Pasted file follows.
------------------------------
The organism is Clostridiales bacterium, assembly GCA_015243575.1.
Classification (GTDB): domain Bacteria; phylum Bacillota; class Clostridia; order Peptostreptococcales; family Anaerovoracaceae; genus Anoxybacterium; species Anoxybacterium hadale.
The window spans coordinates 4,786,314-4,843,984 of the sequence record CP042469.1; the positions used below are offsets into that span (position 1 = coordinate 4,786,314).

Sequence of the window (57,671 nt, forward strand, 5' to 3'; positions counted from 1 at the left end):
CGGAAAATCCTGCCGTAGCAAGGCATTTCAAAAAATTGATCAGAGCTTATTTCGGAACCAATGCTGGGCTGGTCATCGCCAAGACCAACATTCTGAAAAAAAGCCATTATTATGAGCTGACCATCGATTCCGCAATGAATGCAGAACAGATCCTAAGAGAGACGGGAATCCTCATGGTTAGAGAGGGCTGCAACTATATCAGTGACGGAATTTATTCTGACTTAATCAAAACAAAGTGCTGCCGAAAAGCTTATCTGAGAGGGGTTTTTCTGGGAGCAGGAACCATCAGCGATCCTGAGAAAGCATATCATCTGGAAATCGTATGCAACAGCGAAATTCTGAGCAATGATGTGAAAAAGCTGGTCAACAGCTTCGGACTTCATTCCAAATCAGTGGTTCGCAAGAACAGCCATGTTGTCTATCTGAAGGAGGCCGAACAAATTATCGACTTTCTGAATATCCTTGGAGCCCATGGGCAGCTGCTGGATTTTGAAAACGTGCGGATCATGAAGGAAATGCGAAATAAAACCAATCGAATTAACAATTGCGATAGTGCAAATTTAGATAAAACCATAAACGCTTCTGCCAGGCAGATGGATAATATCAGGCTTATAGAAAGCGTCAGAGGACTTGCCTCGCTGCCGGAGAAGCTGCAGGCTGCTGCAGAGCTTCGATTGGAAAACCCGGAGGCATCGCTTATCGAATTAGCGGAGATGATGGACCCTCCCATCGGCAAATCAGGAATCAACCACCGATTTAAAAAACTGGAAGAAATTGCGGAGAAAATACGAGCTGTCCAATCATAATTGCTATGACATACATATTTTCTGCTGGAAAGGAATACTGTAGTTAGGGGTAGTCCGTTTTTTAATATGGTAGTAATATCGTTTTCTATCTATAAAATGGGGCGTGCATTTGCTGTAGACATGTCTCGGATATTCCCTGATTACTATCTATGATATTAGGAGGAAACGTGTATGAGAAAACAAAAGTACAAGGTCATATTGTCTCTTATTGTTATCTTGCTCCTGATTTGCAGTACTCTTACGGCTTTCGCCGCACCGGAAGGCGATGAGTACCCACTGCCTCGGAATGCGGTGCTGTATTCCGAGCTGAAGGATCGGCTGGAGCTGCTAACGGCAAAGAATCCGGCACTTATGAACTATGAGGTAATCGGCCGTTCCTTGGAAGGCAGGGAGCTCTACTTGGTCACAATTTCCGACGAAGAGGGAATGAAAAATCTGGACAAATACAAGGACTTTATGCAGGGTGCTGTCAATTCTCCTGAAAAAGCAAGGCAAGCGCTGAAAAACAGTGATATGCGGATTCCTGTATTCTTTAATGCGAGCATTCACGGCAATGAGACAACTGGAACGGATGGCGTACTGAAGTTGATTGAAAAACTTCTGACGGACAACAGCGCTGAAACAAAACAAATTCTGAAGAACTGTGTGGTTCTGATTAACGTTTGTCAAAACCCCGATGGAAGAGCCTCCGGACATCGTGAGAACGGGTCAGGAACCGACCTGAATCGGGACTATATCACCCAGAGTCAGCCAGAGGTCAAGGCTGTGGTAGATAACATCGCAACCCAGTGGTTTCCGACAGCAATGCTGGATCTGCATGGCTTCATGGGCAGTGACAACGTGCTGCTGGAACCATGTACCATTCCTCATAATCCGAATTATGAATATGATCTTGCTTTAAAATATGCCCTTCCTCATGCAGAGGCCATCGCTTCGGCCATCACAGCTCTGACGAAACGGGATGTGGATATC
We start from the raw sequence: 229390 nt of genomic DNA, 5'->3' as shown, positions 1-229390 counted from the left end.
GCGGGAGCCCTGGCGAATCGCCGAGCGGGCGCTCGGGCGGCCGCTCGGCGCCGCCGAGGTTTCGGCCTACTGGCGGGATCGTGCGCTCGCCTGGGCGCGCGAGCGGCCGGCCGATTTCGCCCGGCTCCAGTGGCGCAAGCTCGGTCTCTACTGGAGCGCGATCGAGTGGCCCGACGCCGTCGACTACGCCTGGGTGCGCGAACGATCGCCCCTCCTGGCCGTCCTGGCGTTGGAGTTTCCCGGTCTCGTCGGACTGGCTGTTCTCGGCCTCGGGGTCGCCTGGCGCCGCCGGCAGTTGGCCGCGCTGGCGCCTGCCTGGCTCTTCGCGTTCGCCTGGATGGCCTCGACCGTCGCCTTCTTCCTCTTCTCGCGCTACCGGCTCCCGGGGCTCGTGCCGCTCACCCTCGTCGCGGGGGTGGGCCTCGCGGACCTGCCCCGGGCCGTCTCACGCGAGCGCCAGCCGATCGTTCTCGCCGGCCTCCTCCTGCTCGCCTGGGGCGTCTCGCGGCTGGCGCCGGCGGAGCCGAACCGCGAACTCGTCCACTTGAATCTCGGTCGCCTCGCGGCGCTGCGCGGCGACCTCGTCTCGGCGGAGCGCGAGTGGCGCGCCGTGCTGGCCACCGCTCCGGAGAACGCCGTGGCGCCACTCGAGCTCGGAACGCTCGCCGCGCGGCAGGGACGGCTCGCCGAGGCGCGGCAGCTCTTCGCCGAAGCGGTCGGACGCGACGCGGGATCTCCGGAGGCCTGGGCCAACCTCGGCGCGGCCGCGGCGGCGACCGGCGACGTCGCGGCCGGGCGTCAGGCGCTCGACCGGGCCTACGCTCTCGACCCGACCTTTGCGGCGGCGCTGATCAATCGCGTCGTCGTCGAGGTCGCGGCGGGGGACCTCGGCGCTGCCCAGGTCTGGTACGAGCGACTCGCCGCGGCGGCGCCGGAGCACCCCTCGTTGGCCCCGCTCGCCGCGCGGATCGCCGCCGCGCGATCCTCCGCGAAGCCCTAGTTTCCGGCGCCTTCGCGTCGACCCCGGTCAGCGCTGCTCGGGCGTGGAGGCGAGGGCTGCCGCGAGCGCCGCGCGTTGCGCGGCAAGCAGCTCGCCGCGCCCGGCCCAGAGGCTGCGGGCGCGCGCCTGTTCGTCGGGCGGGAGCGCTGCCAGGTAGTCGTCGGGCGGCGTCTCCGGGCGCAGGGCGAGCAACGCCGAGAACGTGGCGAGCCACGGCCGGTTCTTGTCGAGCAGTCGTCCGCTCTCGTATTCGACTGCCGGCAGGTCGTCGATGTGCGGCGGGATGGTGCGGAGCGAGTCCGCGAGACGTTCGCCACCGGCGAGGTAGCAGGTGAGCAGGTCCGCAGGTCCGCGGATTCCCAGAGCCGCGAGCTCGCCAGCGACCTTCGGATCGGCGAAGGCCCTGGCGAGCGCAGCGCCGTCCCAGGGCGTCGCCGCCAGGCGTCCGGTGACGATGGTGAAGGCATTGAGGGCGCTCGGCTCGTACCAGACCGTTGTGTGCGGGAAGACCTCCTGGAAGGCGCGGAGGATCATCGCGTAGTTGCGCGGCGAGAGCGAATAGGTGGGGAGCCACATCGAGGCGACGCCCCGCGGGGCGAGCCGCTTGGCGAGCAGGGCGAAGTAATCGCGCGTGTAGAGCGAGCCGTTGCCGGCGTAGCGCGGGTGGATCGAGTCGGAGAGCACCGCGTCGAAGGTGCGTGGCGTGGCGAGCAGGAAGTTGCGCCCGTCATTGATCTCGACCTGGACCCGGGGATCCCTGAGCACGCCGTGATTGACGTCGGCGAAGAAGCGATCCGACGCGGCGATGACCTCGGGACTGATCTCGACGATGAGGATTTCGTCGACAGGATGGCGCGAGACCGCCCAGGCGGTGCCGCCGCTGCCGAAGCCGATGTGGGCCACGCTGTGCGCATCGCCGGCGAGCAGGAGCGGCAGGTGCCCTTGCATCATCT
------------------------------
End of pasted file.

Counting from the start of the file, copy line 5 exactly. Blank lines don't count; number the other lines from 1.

CGGAAAATCCTGCCGTAGCAAGGCATTTCAAAAAATTGATCAGAGCTTATTTCGGAACCAATGCTGGGCTGGTCATCGCCAAGACCAACATTCTGAAAAAAAGCCATTATTATGAGCTGACCATCGATTCCGCAATGAATGCAGAACAGATCCTAAGAGAGACGGGAATCCTCATGGTTAGAGAGGGCTGCAACTATATCAGTGACGGAATTTATTCTGACTTAATCAAAACAAAGTGCTGCCGAAAAGCTTATCTGAGAGGGGTTTTTCTGGGAGCAGGAACCATCAGCGATCCTGAGAAAGCATATCATCTGGAAATCGTATGCAACAGCGAAATTCTGAGCAATGATGTGAAAAAGCTGGTCAACAGCTTCGGACTTCATTCCAAATCAGTGGTTCGCAAGAACAGCCATGTTGTCTATCTGAAGGAGGCCGAACAAATTATCGACTTTCTGAATATCCTTGGAGCCCATGGGCAGCTGCTGGATTTTGAAAACGTGCGGATCATGAAGGAAATGCGAAATAAAACCAATCGAATTAACAATTGCGATAGTGCAAATTTAGATAAAACCATAAACGCTTCTGCCAGGCAGATGGATAATATCAGGCTTATAGAAAGCGTCAGAGGACTTGCCTCGCTGCCGGAGAAGCTGCAGGCTGCTGCAGAGCTTCGATTGGAAAACCCGGAGGCATCGCTTATCGAATTAGCGGAGATGATGGACCCTCCCATCGGCAAATCAGGAATCAACCACCGATTTAAAAAACTGGAAGAAATTGCGGAGAAAATACGAGCTGTCCAATCATAATTGCTATGACATACATATTTTCTGCTGGAAAGGAATACTGTAGTTAGGGGTAGTCCGTTTTTTAATATGGTAGTAATATCGTTTTCTATCTATAAAATGGGGCGTGCATTTGCTGTAGACATGTCTCGGATATTCCCTGATTACTATCTATGATATTAGGAGGAAACGTGTATGAGAAAACAAAAGTACAAGGTCATATTGTCTCTTATTGTTATCTTGCTCCTGATTTGCAGTACTCTTACGGCTTTCGCCGCACCGGAAGGCGATGAGTACCCACTGCCTCGGAATGCGGTGCTGTATTCCGAGCTGAAGGATCGGCTGGAGCTGCTAACGGCAAAGAATCCGGCACTTATGAACTATGAGGTAATCGGCCGTTCCTTGGAAGGCAGGGAGCTCTACTTGGTCACAATTTCCGACGAAGAGGGAATGAAAAATCTGGACAAATACAAGGACTTTATGCAGGGTGCTGTCAATTCTCCTGAAAAAGCAAGGCAAGCGCTGAAAAACAGTGATATGCGGATTCCTGTATTCTTTAATGCGAGCATTCACGGCAATGAGACAACTGGAACGGATGGCGTACTGAAGTTGATTGAAAAACTTCTGACGGACAACAGCGCTGAAACAAAACAAATTCTGAAGAACTGTGTGGTTCTGATTAACGTTTGTCAAAACCCCGATGGAAGAGCCTCCGGACATCGTGAGAACGGGTCAGGAACCGACCTGAATCGGGACTATATCACCCAGAGTCAGCCAGAGGTCAAGGCTGTGGTAGATAACATCGCAACCCAGTGGTTTCCGACAGCAATGCTGGATCTGCATGGCTTCATGGGCAGTGACAACGTGCTGCTGGAACCATGTACCATTCCTCATAATCCGAATTATGAATATGATCTTGCTTTAAAATATGCCCTTCCTCATGCAGAGGCCATCGCTTCGGCCATCACAGCTCTGACGAAACGGGATGTGGATATC